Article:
Screen printable conductive links could lead to real printed circuits
There’s been a lot of talk about wearable electronics lately.
A research project split between LTU’s Departments of Biomedical and Robotics Engineering, originated at the Centrepolis Accelerator, is moving that vision forward.
S3D Precision Dispensing Inc. is a spinout of University of Michigan research, but turned to the Centrepolis Accelerator and LTU to learn more about the printable inks that its precision 3D printing equipment can print onto various substrates, from glass to plastic to fabrics.
Yawen Li, associate professor and chair of biomedical engineering, supervised two LTU students, Bethany Balint. BSBME’21, and Faisal Akbar, BSME’17, MSMSE’20, in doing a variety of tests on the inks.
“The students did a lot of product development to develop curing techniques for different kinds of conductive inks, characterizing them as to morphology, conductivity, adhesion, and scratch resistance,” Li said.
The inks could be used to print actual working circuits on everything from hard plastics to bulletin boards, and it wouldn’t matter if the surfaces were flat or curved.
The project began in March 2020, but was stopped from April to July 2020 due to the pandemic. It resumed in August and concluded in November. The students studied how long it took for inks to cure, how difficult it was to peel them off glass and polycarbonate substrates, and tested their resistivity and how easily they scratched. The also used LTU’s scanning electron microscope to determine how thick the inks were on the surfaces.
Said Akbar: “Being a part of this project was a rewarding experience, especially under the guidance of Dr. Yawen Li and Dr. James Mynderse. I thank the S3D team for their constant support and working tips throughout the development of the project.” Added Balint: “This research project gave me experience working without constant supervision, but guidance from Dr. Li, Dr. Mynderse, and the S3D team.Testing curing methods and the characteristics of the ink provided me with hands-on experience using equipment I had never previously used. Presenting weekly updates to the S3D team gave me practice with presenting to a client as well as receiving feedback on needed improvements. I gained experience that will help me with future endeavors.”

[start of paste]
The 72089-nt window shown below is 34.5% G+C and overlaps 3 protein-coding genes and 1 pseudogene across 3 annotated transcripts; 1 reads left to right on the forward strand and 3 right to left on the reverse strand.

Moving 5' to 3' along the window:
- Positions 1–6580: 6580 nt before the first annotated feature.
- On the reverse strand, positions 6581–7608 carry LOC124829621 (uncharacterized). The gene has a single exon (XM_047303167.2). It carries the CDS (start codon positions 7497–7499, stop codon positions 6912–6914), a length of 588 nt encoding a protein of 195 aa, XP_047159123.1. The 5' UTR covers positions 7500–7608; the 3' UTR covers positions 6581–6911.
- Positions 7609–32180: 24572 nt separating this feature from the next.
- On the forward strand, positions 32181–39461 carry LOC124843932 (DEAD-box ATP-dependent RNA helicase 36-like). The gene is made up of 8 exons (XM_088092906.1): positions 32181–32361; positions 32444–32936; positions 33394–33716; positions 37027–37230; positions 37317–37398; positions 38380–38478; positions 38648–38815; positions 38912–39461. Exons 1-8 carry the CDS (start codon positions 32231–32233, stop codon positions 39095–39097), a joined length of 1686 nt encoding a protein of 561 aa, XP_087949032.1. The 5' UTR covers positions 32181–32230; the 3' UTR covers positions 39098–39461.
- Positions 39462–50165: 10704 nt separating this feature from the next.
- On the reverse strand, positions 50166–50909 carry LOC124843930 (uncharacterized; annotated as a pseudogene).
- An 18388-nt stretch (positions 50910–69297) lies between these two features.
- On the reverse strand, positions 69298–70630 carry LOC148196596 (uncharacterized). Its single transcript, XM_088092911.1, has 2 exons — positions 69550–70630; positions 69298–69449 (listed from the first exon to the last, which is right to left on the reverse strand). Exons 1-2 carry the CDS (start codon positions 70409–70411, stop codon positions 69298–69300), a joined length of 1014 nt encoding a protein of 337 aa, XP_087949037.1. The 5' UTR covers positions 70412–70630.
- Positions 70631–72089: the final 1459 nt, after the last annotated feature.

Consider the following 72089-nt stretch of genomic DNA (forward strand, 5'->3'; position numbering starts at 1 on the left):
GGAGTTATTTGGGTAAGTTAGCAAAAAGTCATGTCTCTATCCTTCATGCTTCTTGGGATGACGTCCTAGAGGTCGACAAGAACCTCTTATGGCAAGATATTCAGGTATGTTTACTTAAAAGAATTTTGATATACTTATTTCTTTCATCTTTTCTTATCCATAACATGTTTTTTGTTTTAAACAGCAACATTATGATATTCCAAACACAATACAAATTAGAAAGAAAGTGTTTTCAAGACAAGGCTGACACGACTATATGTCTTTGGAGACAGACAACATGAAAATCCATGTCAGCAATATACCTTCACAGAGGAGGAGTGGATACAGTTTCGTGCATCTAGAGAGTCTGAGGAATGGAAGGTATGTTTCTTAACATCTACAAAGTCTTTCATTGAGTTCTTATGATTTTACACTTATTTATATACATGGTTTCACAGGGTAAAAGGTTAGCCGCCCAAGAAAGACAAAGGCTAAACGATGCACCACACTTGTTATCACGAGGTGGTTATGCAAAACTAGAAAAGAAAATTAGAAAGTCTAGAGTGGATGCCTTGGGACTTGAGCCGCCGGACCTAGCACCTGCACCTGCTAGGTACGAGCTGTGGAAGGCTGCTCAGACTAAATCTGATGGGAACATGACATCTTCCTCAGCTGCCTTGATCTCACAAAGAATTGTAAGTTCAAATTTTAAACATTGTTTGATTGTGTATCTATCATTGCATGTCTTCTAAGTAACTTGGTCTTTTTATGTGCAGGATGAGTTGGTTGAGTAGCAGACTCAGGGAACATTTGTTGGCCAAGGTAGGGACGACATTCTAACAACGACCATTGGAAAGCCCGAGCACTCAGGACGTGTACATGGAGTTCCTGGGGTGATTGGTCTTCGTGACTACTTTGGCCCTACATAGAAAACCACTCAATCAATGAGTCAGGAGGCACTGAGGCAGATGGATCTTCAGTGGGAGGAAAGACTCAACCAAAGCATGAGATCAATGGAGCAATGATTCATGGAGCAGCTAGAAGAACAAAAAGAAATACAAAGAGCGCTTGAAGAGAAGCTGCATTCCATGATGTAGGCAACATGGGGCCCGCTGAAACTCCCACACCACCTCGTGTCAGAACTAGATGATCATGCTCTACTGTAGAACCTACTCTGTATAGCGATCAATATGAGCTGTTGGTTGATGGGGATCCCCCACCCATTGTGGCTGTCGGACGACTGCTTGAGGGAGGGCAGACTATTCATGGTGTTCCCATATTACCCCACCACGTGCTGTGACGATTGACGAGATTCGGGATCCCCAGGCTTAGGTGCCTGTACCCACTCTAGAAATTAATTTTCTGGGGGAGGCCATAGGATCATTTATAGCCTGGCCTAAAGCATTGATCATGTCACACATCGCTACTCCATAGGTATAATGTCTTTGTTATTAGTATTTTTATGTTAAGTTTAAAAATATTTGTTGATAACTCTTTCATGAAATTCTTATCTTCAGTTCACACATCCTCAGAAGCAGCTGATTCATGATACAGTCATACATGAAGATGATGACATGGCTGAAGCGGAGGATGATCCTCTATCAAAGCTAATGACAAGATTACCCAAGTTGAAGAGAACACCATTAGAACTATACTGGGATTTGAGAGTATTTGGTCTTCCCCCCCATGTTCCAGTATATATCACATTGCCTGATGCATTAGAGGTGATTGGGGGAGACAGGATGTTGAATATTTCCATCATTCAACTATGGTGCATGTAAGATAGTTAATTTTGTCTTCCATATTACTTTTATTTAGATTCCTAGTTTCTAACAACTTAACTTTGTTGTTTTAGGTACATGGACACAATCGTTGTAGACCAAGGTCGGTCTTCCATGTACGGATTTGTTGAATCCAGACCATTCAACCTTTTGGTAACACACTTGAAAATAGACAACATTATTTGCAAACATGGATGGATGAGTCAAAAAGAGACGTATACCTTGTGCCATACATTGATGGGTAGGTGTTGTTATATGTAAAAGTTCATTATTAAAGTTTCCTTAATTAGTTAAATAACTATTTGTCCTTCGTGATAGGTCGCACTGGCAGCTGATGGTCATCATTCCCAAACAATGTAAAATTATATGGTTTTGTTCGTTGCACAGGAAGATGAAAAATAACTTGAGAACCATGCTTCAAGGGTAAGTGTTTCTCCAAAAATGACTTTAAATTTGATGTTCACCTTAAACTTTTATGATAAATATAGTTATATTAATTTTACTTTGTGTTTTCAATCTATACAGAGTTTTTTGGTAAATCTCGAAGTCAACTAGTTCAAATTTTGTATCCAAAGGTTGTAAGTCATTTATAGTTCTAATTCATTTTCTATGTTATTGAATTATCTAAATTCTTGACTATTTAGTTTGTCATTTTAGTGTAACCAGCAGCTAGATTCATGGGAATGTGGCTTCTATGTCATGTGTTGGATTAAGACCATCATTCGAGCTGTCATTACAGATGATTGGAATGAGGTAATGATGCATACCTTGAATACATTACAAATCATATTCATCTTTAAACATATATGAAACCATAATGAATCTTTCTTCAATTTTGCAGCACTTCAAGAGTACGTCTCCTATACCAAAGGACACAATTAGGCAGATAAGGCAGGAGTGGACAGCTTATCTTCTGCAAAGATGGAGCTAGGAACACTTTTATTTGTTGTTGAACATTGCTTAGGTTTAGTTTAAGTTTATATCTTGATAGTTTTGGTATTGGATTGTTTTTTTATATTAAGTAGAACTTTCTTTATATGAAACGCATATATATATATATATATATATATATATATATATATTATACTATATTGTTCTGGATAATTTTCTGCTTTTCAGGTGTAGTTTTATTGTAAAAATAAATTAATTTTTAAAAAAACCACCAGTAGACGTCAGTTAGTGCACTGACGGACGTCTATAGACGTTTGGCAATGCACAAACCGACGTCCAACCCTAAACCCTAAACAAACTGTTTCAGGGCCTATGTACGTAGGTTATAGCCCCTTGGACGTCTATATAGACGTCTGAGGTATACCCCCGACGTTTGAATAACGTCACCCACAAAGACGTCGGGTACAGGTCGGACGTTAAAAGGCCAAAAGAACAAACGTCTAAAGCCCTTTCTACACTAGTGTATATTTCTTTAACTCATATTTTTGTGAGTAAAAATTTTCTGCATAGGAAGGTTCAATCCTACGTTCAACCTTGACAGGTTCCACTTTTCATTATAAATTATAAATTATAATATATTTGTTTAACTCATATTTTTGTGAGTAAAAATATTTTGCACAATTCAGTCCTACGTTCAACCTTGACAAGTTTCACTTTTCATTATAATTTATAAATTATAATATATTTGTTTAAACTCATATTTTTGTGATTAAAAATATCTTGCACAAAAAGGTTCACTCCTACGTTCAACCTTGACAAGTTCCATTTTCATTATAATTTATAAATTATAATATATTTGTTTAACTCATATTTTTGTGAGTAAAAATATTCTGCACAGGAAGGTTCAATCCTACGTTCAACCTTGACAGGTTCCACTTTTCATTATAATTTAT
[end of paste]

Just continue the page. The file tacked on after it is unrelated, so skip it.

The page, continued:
S3D CEO Mike Vitek said the project “worked out really well. Lawrence Tech provided a lot of the foundational research that needed to be done, and we can use it moving forward in development and design of our future products.”
Conductive inks that produce working circuits on various substrates have a wide variety of applications in “microcircuits, microantennas, microheaters,” Vitek said. “Imagine car door panels filled with 5G antennas, or microheaters embedded in car seats rather than large swaths of copper.”